The first time I felt something was off was when my supervisor at work texted me to check in, and for some reason that just did not sit well with me. You know that feeling when you just want to run away and hide, that was how I felt. I thought it was just because I was a little apprehensive to go back to work with 2 kids 2 and under, but it was more than just that. This feeling did not go away, it just got stronger during the last month of my maternity leave.
Dealing With Postpartum Anxiety and Moving on
My experience with postpartum anxiety go so extreme that after being bullied and mistreated by my supervisor, I quit my job. I left my job at the beginning of 2020 and within less than a month I had been offered a part-time position with a former employer. It seemed like the perfect fit and I started the new endeavor the second week of March 2020. Needless to say, I was let go less than 2 weeks at my new job and was hit (along with the rest of the world) by a global pandemic.
On the positive side, this forced me to slow down, focus on my babies, and really realize what was important in my life. For that single reason, I am forever grateful for my experience because it got me to where I am today in my career and family life. On the flip side, being stuck at home with a 9-month-old and 2-year-old bombarded with death and a nonstop bad news cycle, I took a turn for the worse. I felt as if I was getting better, but in reality, I had just learned to deal with it and once and finally face the reality that this was not something I could escape but had to learn to deal with.
I wish I could say it was easy once I made the decision to just deal with it and not fight myself or the fact that I was dealing with postpartum anxiety, but even now a couple of years later I can still feel it creep up. I have to remind myself that I can not nor do I need to be in control of everything and I can make it better by choosing to deal with stuff that makes me anxious in certain ways. Due to timing, I did not get professional help long-term nor did take any medication.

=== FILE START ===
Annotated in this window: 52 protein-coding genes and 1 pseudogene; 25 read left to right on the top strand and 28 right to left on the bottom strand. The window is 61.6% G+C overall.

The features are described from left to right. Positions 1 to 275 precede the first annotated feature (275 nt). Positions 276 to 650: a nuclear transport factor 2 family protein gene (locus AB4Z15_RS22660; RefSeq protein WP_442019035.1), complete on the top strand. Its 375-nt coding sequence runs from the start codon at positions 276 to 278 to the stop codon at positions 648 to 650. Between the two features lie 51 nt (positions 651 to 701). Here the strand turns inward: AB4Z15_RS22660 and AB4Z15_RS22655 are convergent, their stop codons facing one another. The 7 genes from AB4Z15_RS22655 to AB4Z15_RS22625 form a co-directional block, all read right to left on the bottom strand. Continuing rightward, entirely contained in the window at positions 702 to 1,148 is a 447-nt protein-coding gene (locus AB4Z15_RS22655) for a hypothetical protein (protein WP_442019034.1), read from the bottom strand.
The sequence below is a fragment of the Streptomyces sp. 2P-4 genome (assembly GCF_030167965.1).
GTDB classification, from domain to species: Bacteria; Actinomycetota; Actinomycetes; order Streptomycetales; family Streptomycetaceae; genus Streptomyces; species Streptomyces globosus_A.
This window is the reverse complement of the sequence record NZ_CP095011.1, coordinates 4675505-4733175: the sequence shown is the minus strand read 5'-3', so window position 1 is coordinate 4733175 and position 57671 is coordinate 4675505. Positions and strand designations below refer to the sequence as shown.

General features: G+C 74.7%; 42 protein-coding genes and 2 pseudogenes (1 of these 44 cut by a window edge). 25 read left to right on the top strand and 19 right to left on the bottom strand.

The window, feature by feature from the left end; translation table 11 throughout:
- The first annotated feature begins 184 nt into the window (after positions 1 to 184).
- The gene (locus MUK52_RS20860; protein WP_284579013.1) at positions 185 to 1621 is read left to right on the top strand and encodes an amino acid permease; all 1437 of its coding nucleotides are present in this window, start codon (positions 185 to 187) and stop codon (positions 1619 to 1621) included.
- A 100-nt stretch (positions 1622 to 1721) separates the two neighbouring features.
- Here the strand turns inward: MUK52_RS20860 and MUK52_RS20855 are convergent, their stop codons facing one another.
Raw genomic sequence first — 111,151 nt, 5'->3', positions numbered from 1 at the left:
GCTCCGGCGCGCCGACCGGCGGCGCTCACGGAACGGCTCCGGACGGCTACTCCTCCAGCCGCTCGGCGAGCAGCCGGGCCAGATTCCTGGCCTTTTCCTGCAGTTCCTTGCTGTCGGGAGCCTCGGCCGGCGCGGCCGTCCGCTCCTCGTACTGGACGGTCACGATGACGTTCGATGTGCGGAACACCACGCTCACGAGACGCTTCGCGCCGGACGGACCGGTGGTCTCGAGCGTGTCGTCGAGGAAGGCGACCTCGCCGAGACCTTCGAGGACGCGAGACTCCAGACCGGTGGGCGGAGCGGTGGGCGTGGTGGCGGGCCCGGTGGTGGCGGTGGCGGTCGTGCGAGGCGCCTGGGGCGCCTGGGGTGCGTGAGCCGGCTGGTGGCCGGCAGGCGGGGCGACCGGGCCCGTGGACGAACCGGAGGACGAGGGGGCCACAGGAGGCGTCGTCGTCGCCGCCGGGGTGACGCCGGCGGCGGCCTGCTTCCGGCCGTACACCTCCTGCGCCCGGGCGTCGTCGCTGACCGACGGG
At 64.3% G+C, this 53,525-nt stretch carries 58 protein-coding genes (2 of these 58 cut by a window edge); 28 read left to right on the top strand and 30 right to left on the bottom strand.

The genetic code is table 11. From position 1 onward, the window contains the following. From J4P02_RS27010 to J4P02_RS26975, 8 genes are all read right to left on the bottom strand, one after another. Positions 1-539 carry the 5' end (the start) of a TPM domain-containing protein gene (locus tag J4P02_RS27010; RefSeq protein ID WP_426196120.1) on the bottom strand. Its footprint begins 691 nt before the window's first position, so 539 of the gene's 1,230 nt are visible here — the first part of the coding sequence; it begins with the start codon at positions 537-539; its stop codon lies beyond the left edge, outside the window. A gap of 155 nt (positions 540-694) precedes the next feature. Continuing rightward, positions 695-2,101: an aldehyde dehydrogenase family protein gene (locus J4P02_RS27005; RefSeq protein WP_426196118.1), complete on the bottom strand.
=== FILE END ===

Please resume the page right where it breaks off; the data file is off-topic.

I did speak with a couple of therapists but wasn’t able to really connect with anyone, then everything shut down and it was much harder to do that. So for me, I dealt with it on my own essentially, leaning on my husband and trying to explain to him how I was feeling. That was really hard for me, to admit that I was not 100% okay and try to explain exactly how I felt, which made me feel a bit crazy, to be honest. It was really hard on us, but we got through it and I learned how to explain things better to my husband and how to express my thoughts, feelings, and needs in a healthy manner.
I had to learn to let go of the things I could not control and focus on what I could control. Easier said than done and it is something I still struggle with, but work on it every single day that I can. Now with my littlest one going on 4, I am so grateful for my experience with postpartum anxiety. It changed me and in the end, forced me to make changes for myself and my family that we are all the better for.
Read More: What is Normal Postpartum Hair Loss?
Postpartum anxiety is nothing to be ashamed of, there are so many changes in your life at the same time as your hormones are going through another huge shift. Having a child is a remarkable and life-changing event, you nor anyone else will be the same person after they have a child as they were before, it is impossible. Give yourself grace during this time period and pay attention to your thoughts, feelings, reactions, and body. You and only you know yourself best, ask for help, and don’t let something get out of control.
WANT TO READ MORE?
Check out My Year With Postpartum Depression – How I Got Better.